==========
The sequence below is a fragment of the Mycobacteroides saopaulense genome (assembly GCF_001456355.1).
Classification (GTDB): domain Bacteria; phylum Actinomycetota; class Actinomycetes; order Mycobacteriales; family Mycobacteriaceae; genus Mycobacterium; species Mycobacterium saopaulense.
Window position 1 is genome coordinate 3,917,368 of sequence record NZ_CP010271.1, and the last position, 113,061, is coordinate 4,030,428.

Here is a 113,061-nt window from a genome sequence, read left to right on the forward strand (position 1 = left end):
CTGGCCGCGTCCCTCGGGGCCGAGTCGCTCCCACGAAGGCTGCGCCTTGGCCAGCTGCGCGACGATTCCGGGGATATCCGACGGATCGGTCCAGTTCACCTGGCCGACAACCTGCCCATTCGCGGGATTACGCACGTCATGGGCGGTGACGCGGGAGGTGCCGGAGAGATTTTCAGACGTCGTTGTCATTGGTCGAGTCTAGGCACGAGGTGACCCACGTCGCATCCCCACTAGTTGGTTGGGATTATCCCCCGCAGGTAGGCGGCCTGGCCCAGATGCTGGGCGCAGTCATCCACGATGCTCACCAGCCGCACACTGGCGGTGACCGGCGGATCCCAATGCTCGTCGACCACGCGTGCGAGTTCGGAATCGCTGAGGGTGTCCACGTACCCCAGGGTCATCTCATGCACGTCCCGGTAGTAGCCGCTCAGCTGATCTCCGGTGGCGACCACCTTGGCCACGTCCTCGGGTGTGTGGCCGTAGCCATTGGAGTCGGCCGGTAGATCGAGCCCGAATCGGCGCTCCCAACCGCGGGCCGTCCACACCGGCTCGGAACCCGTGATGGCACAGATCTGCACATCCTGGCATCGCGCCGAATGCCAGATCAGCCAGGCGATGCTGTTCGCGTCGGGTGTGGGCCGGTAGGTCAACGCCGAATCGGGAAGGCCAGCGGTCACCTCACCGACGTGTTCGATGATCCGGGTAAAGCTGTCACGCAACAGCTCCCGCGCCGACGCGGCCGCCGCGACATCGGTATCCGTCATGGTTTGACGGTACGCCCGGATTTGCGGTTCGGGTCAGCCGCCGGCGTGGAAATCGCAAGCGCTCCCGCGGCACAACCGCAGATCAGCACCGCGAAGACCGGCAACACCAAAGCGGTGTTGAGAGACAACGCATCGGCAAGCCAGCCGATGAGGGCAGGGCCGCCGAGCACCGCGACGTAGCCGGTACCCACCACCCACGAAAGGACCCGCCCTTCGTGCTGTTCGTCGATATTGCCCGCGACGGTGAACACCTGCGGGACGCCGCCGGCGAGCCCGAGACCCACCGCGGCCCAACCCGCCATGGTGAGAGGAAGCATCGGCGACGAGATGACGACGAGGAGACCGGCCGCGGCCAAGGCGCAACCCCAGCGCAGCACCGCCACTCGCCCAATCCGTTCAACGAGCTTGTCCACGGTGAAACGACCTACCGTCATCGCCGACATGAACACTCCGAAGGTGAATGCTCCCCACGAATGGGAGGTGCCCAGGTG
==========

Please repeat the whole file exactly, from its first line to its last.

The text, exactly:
The sequence below is a fragment of the Mycobacteroides saopaulense genome (assembly GCF_001456355.1).
Classification (GTDB): domain Bacteria; phylum Actinomycetota; class Actinomycetes; order Mycobacteriales; family Mycobacteriaceae; genus Mycobacterium; species Mycobacterium saopaulense.
Window position 1 is genome coordinate 3,917,368 of sequence record NZ_CP010271.1, and the last position, 113,061, is coordinate 4,030,428.

Here is a 113,061-nt window from a genome sequence, read left to right on the forward strand (position 1 = left end):
CTGGCCGCGTCCCTCGGGGCCGAGTCGCTCCCACGAAGGCTGCGCCTTGGCCAGCTGCGCGACGATTCCGGGGATATCCGACGGATCGGTCCAGTTCACCTGGCCGACAACCTGCCCATTCGCGGGATTACGCACGTCATGGGCGGTGACGCGGGAGGTGCCGGAGAGATTTTCAGACGTCGTTGTCATTGGTCGAGTCTAGGCACGAGGTGACCCACGTCGCATCCCCACTAGTTGGTTGGGATTATCCCCCGCAGGTAGGCGGCCTGGCCCAGATGCTGGGCGCAGTCATCCACGATGCTCACCAGCCGCACACTGGCGGTGACCGGCGGATCCCAATGCTCGTCGACCACGCGTGCGAGTTCGGAATCGCTGAGGGTGTCCACGTACCCCAGGGTCATCTCATGCACGTCCCGGTAGTAGCCGCTCAGCTGATCTCCGGTGGCGACCACCTTGGCCACGTCCTCGGGTGTGTGGCCGTAGCCATTGGAGTCGGCCGGTAGATCGAGCCCGAATCGGCGCTCCCAACCGCGGGCCGTCCACACCGGCTCGGAACCCGTGATGGCACAGATCTGCACATCCTGGCATCGCGCCGAATGCCAGATCAGCCAGGCGATGCTGTTCGCGTCGGGTGTGGGCCGGTAGGTCAACGCCGAATCGGGAAGGCCAGCGGTCACCTCACCGACGTGTTCGATGATCCGGGTAAAGCTGTCACGCAACAGCTCCCGCGCCGACGCGGCCGCCGCGACATCGGTATCCGTCATGGTTTGACGGTACGCCCGGATTTGCGGTTCGGGTCAGCCGCCGGCGTGGAAATCGCAAGCGCTCCCGCGGCACAACCGCAGATCAGCACCGCGAAGACCGGCAACACCAAAGCGGTGTTGAGAGACAACGCATCGGCAAGCCAGCCGATGAGGGCAGGGCCGCCGAGCACCGCGACGTAGCCGGTACCCACCACCCACGAAAGGACCCGCCCTTCGTGCTGTTCGTCGATATTGCCCGCGACGGTGAACACCTGCGGGACGCCGCCGGCGAGCCCGAGACCCACCGCGGCCCAACCCGCCATGGTGAGAGGAAGCATCGGCGACGAGATGACGACGAGGAGACCGGCCGCGGCCAAGGCGCAACCCCAGCGCAGCACCGCCACTCGCCCAATCCGTTCAACGAGCTTGTCCACGGTGAAACGACCTACCGTCATCGCCGACATGAACACTCCGAAGGTGAATGCTCCCCACGAATGGGAGGTGCCCAGGTG